A Kentucky Valentine's love story spans more than 50 years
Computer dating, and now online matchmaking has helped hundreds of millions of people meet. It’s estimated last year that thirteen percent of people using a dating site eventually got engaged or married, that’s according to data research firm Statista.
Back in the 1950s and early 1960s, computer matching of couples was just getting started, and that’s how one Lexington couple met more than 53 years ago.
Dick Owen, who is 77 years old now, grew up in a small town named Delmar in New York State not far from Albany. About 12 miles away, his future wife Sherry, now 74, grew up in the town of Cohoes.
When Sherry was ten, she remembers watching a popular television show called The Art Linkletter House Party that included a segment using a computer to match couples. The couples filled out a questionnaire on their likes, dislikes, physical attributes, and the geographic area they wished to meet someone. The show would introduce couples on television to talk about their first date.
Sherry says, “Well I’m ten years old, when grow up, I’m going to do that. And I walk into my college library and there’s an application.”
She was 19 and going to a community college when she sent in the questionnaire. When her computer matches came back, Sherry, had five names of men, and the last one was Dick Owen. She wrote him a letter introducing herself. It turns out he had also filled out an application for the computer dating match, but Sherry’s name was not on his list of matches.
Dick remembers, “I get this letter from a girl I don’t know. So, I’m playing the guessing game before I open up the envelope. Who is Sherry Mason? I have no idea.” Dick wrote Sherry, and they started writing each other in the months to follow.
Their first face-to-face date came on Thanksgiving Day 1967. Dick recalls driving up to her house and feeling a bit nervous. He was about to meet Sherry and her entire family. She was nervous too. I asked them if it was love at first sight. Sherry says, “No. No. I was too nervous.” Dick agrees. “No definitely not. It was a very slow evolution type of thing for me. It grew on me as time went on. I always liked her red hair, and she had blue eyes, and they sparkled.”
One and a half years later in June 1969, Dick and Sherry were married. Dick says, “there are so many things that we, whether it be jewelry, furniture, whatever, almost everything we like together. There are very few things that we disagree on which I think has made our marriage very successful. That doesn’t mean we don’t have disagreements at times.”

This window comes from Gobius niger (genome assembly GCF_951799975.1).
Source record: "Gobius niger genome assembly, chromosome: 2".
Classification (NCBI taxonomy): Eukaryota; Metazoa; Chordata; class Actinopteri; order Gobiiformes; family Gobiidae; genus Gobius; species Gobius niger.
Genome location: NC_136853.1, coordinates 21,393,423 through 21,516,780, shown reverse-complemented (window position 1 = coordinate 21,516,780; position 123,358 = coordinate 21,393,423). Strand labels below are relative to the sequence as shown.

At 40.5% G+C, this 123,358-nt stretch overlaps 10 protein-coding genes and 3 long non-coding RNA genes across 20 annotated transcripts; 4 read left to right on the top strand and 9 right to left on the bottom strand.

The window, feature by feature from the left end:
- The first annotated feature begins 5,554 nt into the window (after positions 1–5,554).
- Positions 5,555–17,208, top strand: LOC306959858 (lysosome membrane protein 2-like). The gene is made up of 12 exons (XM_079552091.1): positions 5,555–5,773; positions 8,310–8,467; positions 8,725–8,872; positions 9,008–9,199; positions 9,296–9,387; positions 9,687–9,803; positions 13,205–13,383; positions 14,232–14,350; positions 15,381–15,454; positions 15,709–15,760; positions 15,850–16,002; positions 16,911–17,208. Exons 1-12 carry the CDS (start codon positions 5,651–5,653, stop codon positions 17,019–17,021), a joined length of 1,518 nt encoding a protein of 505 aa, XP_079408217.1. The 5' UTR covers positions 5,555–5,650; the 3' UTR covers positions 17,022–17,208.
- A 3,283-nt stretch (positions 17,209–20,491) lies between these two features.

The couple had three children and eventually moved to Lexington where Dick was a police officer for almost 25 years.
They celebrated each wedding anniversary at a different restaurant, and Dick would arrange to have a special cake for the occasion. “I would usually design my own cakes. The bakeries don’t like that because they have signature cakes, and I’d go in there, and this is what I want, and this is how I want it decorated.”
They also had a practice of always kissing at least once or twice a day. The couple will celebrate 54 years of marriage in June.
What are some of the keys to a long and happy marriage? Sherry says communication and compromise, and Dick agrees. “Lots of compromise. A lot of give and take. And I tell people it’s an everyday thing. It’s not just a one-time-a-week thing, a one-time-a-month thing. You have to compromise just about every day, and you have to work at it.” Sherry says, “many times you know, you just don’t say anything, turn around and leave the room.”
I asked them how they celebrate Valentine’s Day, and they both said they didn’t until much later in their marriage. Sherry says, “I never heard of people celebrating it until one time I had asked my babysitter if she could babysit, and I didn’t even know it was Valentine’s Day, and we weren’t going to do anything.”
It sounds like love and friendship were not dependent on them celebrating Valentine’s Day. But patience on other matters of life and relationships is important. Dick recommends this on marriage.
“Take your time, don’t rush into it. There’s more than enough time to make decisions. That’s a big decision that’s going to affect you for the rest of your life.”
Congratulations to Dick and Sherry Owen of Lexington on 53 years of marriage and counting.